In time for International Women's Day on Saturday comes a serious girl power film from the Hindi film industry not exactly known for empowering women.
Releasing today, Gulaab Gang is loosely based on a real group of activists — known as the Gulabi gang because of their pink (gulabi) sarees — in North India who fight violence against women, notably by beating abusive husbands with bamboo sticks.
Writer-director Soumik Sen insists he didn't set out to make a women's movie.
"It's a classical rural Bollywood western with song, dance, fights and larger-than-life characters," he said in an email. "(It's a) battle between a good guy who helps destitute women and the bad guy who is a power-hungry politician. Only here the guys are actually women."
But the fact that there's "just no male stars in any pivotal roles" is of some significance.
In an industry where female actors tend to disappear after age 30 or marriage, Gulaab Gang stars two 46-year-old icons of the '90s who have fought that pressure. Madhuri Dixit plays Rajjo, the gang's good leader (distanced from Sampat Pal, leader of the real-life movement), and Juhi Chawla plays Sumitra Devi, a corrupt politician who would stand in her way to maintain the status quo.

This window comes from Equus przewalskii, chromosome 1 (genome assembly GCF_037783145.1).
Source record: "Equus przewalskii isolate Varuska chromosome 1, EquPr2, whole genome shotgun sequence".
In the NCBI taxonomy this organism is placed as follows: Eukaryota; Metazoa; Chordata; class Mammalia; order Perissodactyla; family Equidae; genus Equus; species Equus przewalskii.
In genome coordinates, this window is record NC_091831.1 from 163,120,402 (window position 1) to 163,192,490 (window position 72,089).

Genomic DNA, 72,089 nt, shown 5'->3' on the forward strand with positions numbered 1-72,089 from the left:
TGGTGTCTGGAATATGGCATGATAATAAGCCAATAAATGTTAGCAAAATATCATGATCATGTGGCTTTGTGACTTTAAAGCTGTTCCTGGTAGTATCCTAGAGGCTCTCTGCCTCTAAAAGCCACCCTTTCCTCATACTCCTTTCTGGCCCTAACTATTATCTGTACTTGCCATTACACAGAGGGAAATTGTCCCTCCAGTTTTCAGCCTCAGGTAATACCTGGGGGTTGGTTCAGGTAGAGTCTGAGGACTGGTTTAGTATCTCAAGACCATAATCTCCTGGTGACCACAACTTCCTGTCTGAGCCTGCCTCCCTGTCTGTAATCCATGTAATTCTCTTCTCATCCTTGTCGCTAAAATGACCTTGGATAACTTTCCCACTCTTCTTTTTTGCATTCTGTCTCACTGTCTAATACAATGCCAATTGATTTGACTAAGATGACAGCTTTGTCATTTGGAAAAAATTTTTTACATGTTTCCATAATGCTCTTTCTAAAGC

Though considered as bankable as any male star in the 1990s, Dixit dropped off the scene after 2002. This year, though, she has already starred in critically praised Dedh Ishqiya, and she is set to dance at the April 26 IIFA Awards at Raymond James Stadium. Chawla, bubbly Miss India 1984, decided around the early 2000s to tackle more indie roles.
Sen was excited about casting the veterans in his directorial debut, which is also the actors' first film together.
"Madhuri Dixit is a legend, and when you work with her you know why," he said. "A fantastic professional with the kind of zeal and energy that you want to work with her again and again. Juhi is a personification of her bubbly and charming image, and so to convince her to completely play a villainous type persona was novel, and she took to it after much deliberation."
He said they "get together like a house on fire." One can hope that a decade of being off-screen rivals at the box office will lead to a sizzling portrayal of on-screen ones.
It opens at AMC Veterans in Tampa.